A routine check-up is quick and easy – and essential for your long-term health. We look at how investing a little time in your health today can add years to your future by taking one simple test.
By 2030, it is estimated that three out of every four deaths worldwide will be caused by lifestyle-related health problems, such as obesity, diabetes, heart disease, stroke and some cancers.
According to the World Health Organization, this will place a heavy burden on a country’s healthcare system, hindering its economic progress. But the good news is that many of these conditions can be treated or prevented easily by knowing your status and changing your habits. Routine health screens are useful, early warnings that flag health risks before they get out of hand, giving you a better chance of recovery. Prevention really is better than cure, so don’t delay.
With every heartbeat, your heart pumps blood into your arteries. This exerts pressure on the walls of the blood vessels, which is highest when the heart contracts (systolic BP) and lowest when the heart relaxes (diastolic BP).
Why should I take the test?
High blood pressure increases your risk for heart attacks, stroke and heart and kidney failure. Persistently low blood pressure may lead to dizziness or even cause you to faint. It could be a sign of underlying heart disease, severe dehydration or adrenal-gland problems.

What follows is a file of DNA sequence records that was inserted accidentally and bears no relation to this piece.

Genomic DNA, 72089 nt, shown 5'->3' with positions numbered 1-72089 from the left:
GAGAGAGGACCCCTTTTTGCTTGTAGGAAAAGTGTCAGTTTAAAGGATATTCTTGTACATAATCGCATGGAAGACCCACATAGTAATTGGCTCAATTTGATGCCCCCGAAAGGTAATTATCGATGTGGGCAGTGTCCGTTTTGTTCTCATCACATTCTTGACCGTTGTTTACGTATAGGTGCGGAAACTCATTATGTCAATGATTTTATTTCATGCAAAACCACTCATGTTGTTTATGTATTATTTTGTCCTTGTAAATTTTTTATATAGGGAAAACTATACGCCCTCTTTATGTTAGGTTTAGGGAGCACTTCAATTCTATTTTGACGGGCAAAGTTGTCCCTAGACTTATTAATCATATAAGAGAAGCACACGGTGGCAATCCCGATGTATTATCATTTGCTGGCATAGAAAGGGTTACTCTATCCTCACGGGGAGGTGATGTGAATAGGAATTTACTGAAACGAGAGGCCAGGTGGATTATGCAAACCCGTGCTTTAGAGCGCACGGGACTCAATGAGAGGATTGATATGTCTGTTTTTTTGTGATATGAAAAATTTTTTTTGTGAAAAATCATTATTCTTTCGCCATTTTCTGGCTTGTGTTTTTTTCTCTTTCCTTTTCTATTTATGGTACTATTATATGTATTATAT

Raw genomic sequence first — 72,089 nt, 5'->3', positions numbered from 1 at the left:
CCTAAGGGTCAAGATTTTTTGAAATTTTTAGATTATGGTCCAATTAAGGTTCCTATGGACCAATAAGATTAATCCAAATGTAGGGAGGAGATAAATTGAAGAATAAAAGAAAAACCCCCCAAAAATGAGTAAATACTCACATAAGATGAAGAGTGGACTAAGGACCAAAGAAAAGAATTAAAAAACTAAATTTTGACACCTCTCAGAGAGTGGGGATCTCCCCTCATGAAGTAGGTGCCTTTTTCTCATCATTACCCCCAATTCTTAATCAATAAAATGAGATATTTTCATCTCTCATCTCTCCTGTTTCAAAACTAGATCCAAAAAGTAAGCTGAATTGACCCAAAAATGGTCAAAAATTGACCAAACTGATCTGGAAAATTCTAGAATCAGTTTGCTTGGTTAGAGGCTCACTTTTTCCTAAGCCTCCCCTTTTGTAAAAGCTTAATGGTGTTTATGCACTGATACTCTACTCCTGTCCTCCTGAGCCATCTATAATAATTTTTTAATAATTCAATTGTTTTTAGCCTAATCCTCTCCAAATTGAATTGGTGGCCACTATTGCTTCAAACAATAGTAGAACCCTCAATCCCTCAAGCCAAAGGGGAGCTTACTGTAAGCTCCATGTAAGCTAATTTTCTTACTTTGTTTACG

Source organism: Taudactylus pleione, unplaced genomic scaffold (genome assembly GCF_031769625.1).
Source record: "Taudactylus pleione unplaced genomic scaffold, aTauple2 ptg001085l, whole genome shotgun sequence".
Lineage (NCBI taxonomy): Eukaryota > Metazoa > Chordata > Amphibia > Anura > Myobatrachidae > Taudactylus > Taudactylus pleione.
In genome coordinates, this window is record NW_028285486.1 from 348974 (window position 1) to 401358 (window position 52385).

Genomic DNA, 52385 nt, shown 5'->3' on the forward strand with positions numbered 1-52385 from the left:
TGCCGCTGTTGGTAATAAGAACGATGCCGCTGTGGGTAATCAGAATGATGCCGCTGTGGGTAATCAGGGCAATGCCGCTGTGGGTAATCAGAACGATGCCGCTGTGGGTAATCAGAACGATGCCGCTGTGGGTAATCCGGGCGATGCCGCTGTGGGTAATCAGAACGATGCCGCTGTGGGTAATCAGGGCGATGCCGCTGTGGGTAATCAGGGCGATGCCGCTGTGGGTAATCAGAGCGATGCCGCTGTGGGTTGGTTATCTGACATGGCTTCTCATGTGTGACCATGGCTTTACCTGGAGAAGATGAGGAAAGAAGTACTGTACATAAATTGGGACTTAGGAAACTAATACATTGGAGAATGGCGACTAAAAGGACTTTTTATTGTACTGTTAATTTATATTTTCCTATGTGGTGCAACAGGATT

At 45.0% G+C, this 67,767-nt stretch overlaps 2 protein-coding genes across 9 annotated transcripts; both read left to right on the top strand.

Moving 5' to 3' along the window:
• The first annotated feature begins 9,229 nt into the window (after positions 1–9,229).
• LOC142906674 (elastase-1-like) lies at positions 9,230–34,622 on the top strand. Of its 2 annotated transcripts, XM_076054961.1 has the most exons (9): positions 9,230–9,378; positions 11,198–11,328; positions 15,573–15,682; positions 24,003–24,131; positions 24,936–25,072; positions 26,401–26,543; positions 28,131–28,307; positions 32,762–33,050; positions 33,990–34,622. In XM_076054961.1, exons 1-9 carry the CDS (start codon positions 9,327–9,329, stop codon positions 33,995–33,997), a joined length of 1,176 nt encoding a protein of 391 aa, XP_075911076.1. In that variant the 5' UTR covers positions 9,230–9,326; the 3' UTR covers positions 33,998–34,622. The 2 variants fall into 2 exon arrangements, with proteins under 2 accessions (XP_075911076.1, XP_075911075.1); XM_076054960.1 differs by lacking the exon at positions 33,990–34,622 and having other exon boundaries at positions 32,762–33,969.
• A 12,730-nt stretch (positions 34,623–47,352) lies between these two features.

When should I take the test?
From the age of 20, have your blood pressure checked every two years. If you are at risk for high blood pressure, take the test once a year.
What can I expect during the test?
The examiner will wrap a cuff around your arm, just above the elbow. The cuff is inflated until your pulse can’t be detected any longer and then slowly deflated. The value at which your pulse is first detected again is noted as systolic pressure. The cuff is further deflated until all pulse sounds disappear. This value is noted as diastolic pressure.
What do my results mean?
A healthy result: Systolic pressure of 120 mmHg; diastolic pressure of 80 mmHg
Warning sign: Systolic pressure of 140 mmHg and/or diastolic pressure of 90 mmHg or higher (From the age of 40, the risk of dying from a stroke or heart disease almost doubles with every 20 mmHg your systolic pressure rises above 120.)